|RESPONDING TO CHEERS FROM MARTHA|
Off the bike and out onto the run in less than four minutes. My legs were feeling pretty good, but I cautioned myself not to get too excited and carried away. This is a brutal run; Its hot, humid, almost no shade and about half of it is on squishy golf course grass that doesn’t give anything to push off from.
My plan was to keep running as much as I could, slowing down enough at the aid stations to get ice in my hat and in my water bottle. I managed to get through the first four miles fairly easily before the heat started to add up and my pace started to slow by about 30 seconds per mile. I figured though that I was still running better than I have before on this course. There is an out-and-back section we lovingly refer to as “the pit” where I saw a few of my friends (who started later) and competitors who were behind me.
I got through the first lap feeling relatively good. When I got back to the pit, I saw that my friend Carla was gaining on me and I shouted words of encouragement. Then with less than two miles to the finish, I was passed by the woman who I had predicted would be my competition for second place. I decided to see how long I could hang with her. She was obviously running faster than I was, given that she had come from behind. I got right behind her right shoulder and drafted off of her for the next mile. I thought “now this is racing!” We came to a small hill and she pulled away. After the hill I could see she had slowed for an aid station and I thought I could catch her with only a half mile to the finish, so I started to pick up the pace again. Then BAM next thing I know I’m flat on my face. Was it a leg cramp; did I trip over my own feet? I have no idea what happened but it hurt when I hit the concrete and lava rocks. A few people stopped and helped me up. There was a medical staff van right there and they started to come to help, but I waved them off saying I only have a half mile to go. My shorts were ripped, leg, arm, hand and face bleeding slightly but I could go to the medical tent once I finished.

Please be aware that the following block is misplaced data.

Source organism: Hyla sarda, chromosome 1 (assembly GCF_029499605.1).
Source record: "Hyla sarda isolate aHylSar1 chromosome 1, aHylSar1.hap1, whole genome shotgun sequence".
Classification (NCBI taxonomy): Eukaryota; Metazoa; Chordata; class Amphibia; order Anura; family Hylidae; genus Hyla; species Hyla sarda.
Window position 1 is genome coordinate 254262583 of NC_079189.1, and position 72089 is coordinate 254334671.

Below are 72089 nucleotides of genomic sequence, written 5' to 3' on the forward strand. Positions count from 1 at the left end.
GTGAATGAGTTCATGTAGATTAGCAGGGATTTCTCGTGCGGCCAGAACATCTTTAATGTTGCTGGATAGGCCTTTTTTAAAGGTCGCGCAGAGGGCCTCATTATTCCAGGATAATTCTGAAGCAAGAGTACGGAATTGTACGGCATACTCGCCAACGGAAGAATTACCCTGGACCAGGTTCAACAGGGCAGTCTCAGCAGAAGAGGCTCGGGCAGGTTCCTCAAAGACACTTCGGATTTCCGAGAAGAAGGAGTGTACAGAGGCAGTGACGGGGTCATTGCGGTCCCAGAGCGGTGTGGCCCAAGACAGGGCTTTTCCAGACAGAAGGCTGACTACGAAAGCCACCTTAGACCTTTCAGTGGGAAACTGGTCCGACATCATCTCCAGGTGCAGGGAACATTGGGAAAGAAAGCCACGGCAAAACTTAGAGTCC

After I fell and got through the aid station, asking all the volunteers if my face was bleeding, my friend Carla finally caught up with me. I sort of lamely said, I just fell down. She started to slow to run with me but I encouraged her to go ahead. I always give her a hard time about not being focused on the finish line and I didn’t want her to regret minutes lost that could have jeopardized her placement.
|WITH CARLA AFTER THAT REFRESHING SHOWER |
(photo credit Martha Ehrenfeld)
About five minutes later, I crossed the finish line and after a cold and fresh beach shower made my way to the medical tent and had my booboos attended to.
I managed to hang onto third place, being 1 minute and 25 seconds behind second place!
|SHOWING OFF MY BANDAGES|
Doing this race three weeks after an Ironman win and setting an Ironman personal record was not bad. I don’t think I could have done much better if I hadn’t done an Ironman three weeks prior. I had my best swim and best run of the ten years doing this race. The bike times are always wind dependent so they are difficult to compare year-to-year. Given this experience, I wouldn't hesitate to do a half Ironman three weeks after a full Ironman, even as an older athlete.
I love this race venue, the chill vibe, the post-race entertainment, food and camaraderie. I’m glad I didn’t miss out on the fun this year and I’ll be back.
The women in this 60-64 age group are awesome!
|SOCIALIZING WHEN WE ARE SUPPOSED TO BE POSING FOR PICS|
(photo credit Carla McKay)
|OK, NOW THEY GOT US TO COOPERATEEllen Hart, Cary Craig, me, Michele Sorensen and Glee Jewell|
(photo credit Carla McKay)